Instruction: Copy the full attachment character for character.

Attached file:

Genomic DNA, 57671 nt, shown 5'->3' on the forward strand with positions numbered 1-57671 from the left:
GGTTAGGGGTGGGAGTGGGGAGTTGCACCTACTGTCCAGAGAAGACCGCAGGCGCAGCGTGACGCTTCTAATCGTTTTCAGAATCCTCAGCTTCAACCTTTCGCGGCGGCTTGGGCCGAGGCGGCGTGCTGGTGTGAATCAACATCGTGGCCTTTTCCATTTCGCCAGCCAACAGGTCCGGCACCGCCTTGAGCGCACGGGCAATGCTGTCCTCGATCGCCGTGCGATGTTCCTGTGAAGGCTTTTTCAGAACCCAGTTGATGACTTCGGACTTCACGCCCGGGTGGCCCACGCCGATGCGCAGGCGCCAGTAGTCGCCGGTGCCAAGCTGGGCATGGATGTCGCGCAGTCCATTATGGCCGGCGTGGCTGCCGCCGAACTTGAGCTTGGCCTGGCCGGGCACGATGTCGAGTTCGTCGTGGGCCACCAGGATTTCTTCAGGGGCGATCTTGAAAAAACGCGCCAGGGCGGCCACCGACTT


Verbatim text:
Genomic DNA, 57671 nt, shown 5'->3' on the forward strand with positions numbered 1-57671 from the left:
GGTTAGGGGTGGGAGTGGGGAGTTGCACCTACTGTCCAGAGAAGACCGCAGGCGCAGCGTGACGCTTCTAATCGTTTTCAGAATCCTCAGCTTCAACCTTTCGCGGCGGCTTGGGCCGAGGCGGCGTGCTGGTGTGAATCAACATCGTGGCCTTTTCCATTTCGCCAGCCAACAGGTCCGGCACCGCCTTGAGCGCACGGGCAATGCTGTCCTCGATCGCCGTGCGATGTTCCTGTGAAGGCTTTTTCAGAACCCAGTTGATGACTTCGGACTTCACGCCCGGGTGGCCCACGCCGATGCGCAGGCGCCAGTAGTCGCCGGTGCCAAGCTGGGCATGGATGTCGCGCAGTCCATTATGGCCGGCGTGGCTGCCGCCGAACTTGAGCTTGGCCTGGCCGGGCACGATGTCGAGTTCGTCGTGGGCCACCAGGATTTCTTCAGGGGCGATCTTGAAAAAACGCGCCAGGGCGGCCACCGACTT